Cross-border activities between Saudi and Yemeni militia groups continue to be an ongoing concern. The so called “no mans land” that makes up the border between the two countries is riddled with landmines from past conflicts, which often cause collateral for patrolling border units. The positions of the landmines are largely unknown even by the organizations that placed them, as the movement of the sand often displaces the mines. Al Houthi forces often use the area to launch rocket attacks against Saudi targets.
The Saudi Ministry of Health (MoH) has stated that it had detected three new cases of the Middle East Respiratory Syndrome Coronavirus (MERS-CoV) between January 15th and January 20th.
-January 15th; al Awamiyah area, al-Qatif, Eastern Province, Saudi Arabia
The Ministry of Interior confirmed that a man named Abdullah Mirza al-Qallaf was killed during a shootout with security forces. Qallaf was wanted in relation to a fatal shooting of a security officer in the al-Qatif area.
Shia government opposition groups continue to call for nationwide protests, but have so far failed to reach a critical mass with the majority of resulting public gatherings containing less than fifteen people. Security forces made minor arrests relating to Shia opposition groups. The government is however reporting that a noteworthy increase of Shi’a militia and government opposition violence occurred throughout 2017. This trend is expected to continue throughout 2018.
Various Shi’a affiliated militia movements continue to claim to have carried out various attacks against Bahraini security forces and installations. Few of these attacks ever receive an official confirmation from the Bahrain government. This week a handful of alleged attacks were claimed to have been carried out by a wide array of groups, including the Iran/Hezbollah affiliated Popular Resistance Brigades (Saraya al-Muqawama al-Shabiya) group.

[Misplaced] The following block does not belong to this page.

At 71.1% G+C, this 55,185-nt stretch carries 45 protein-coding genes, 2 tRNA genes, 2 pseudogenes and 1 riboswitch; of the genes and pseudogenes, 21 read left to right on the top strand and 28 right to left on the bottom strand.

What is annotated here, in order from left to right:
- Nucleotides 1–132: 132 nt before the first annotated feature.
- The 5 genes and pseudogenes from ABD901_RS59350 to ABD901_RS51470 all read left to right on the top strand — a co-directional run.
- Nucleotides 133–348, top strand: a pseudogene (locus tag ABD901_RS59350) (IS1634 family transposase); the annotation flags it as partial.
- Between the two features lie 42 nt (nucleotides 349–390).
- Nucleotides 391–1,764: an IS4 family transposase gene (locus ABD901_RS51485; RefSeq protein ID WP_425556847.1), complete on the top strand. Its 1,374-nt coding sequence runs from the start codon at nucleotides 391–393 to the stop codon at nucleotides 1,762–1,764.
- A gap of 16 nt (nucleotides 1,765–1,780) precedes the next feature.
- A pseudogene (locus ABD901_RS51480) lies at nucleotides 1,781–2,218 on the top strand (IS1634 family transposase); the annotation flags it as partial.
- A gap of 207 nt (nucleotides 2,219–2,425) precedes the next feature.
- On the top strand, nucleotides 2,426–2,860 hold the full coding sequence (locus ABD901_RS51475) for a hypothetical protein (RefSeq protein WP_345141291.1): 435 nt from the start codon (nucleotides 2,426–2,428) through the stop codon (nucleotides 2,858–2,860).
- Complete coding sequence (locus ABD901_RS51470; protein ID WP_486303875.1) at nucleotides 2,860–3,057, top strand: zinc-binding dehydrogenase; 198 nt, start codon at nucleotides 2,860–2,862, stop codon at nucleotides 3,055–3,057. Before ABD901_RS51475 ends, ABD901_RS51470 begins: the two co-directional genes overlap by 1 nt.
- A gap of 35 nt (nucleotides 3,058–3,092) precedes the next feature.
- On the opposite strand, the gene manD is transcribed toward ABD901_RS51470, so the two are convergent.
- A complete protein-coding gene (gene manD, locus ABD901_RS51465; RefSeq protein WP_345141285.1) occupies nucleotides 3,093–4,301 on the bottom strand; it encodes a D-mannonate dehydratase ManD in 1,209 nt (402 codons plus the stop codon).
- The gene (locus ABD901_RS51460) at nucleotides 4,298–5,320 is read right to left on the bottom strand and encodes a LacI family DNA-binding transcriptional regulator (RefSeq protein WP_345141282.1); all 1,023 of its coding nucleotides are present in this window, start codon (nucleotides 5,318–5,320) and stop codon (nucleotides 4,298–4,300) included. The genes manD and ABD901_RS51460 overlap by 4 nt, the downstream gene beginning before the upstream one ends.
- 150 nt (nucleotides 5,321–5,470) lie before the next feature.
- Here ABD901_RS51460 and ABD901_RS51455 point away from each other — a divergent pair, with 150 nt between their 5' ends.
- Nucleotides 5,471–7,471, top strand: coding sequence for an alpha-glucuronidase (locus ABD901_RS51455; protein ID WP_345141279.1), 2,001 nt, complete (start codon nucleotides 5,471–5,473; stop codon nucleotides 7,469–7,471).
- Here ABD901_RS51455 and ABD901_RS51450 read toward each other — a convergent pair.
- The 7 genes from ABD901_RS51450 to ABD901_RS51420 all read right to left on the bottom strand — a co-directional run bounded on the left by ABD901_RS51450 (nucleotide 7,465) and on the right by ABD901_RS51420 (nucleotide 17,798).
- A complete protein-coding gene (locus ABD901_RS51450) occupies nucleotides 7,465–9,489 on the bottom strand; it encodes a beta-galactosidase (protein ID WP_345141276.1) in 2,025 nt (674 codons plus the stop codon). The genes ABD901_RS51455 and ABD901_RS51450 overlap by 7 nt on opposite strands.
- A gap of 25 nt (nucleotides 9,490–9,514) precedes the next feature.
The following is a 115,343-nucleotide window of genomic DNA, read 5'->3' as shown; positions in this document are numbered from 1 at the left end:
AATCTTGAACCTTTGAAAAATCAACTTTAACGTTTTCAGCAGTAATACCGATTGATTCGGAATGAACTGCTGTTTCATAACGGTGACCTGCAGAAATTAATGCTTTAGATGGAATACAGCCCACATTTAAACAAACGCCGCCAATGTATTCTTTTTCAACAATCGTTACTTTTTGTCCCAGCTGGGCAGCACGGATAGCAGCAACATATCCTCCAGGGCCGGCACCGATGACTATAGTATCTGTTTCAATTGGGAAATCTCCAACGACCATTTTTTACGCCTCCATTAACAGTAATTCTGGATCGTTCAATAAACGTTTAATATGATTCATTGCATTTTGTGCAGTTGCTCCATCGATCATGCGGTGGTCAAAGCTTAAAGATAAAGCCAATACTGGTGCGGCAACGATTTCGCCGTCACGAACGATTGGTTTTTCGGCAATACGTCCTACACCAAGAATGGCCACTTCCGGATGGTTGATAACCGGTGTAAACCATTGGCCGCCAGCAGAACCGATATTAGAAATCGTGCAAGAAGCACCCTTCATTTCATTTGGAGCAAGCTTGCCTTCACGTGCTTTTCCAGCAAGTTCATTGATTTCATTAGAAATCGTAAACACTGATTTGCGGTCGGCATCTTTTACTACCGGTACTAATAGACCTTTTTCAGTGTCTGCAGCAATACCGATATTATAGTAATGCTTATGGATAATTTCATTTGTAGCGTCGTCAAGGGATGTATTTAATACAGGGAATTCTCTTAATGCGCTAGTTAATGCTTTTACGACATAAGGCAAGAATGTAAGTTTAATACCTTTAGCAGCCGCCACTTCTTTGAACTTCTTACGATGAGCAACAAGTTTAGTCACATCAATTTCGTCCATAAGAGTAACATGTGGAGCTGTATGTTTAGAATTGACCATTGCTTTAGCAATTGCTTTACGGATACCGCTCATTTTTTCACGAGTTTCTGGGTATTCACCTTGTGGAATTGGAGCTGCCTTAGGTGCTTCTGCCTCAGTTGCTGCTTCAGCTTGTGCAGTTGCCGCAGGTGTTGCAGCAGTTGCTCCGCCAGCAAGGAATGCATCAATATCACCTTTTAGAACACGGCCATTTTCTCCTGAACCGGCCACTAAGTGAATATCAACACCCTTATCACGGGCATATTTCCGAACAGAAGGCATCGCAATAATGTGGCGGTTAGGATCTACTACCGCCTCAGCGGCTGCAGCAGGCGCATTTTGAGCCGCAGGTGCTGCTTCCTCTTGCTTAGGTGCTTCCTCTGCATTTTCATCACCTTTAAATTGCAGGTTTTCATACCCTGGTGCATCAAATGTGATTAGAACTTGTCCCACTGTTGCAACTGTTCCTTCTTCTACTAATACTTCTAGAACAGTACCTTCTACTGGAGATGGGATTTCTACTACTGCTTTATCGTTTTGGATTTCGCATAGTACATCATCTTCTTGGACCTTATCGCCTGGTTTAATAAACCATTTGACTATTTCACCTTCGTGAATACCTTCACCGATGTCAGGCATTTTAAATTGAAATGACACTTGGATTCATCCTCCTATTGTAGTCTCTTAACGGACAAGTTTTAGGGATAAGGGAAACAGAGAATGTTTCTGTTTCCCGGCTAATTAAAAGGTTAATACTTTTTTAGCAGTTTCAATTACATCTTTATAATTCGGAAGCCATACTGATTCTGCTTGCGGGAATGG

Bahrain is quickly finding itself on the forefront of the increasingly active low intensity conflict between the Kingdom of Saudi Arabia and the Republic of Iran. Several incidents, particularly a recent surge in Improvised Explosive Device (IED) attacks, in the past few months have been attributed to Shi’a militia organizations that allegedly have direct or indirect ties to Iran.
-January 20th; undisclosed location near the Algerian border, Tunisia
Tunisian special forces killed Bilel Kobi, aid to one of the commanders of al Qaeda in Islamic Maghreb (AQIM), during counter terrorism operations. Bilel was the top aide to Abu Musab Abdul Wadud, widely considered the primary leader of Okba Ibn Nafaa. Okba Ibn Nafaa is the local branch of AQIM and based out of the Semmama and Chaambi mountain ranges, which runs alongside the Tunisian-Algerian border.
-January 17th; Beirut, Lebanon
Prime Minister Saad Hariri overrode the government media censorship board’s ban to allow screenings of the movie “The Post”. The media censorship board had earlier in the week announced that it would not permit screenings of the film because it perceived it as having pro-Zionist/pro-Israeli themes in it. Other reasons listed were that the film was directed by Steven Spielberg, who is of the Jewish persuasion. Hariri stated that he overrode the ban “because he is opposed to the idea of banning movies.”
LIMA CHARLIE, MENA Desk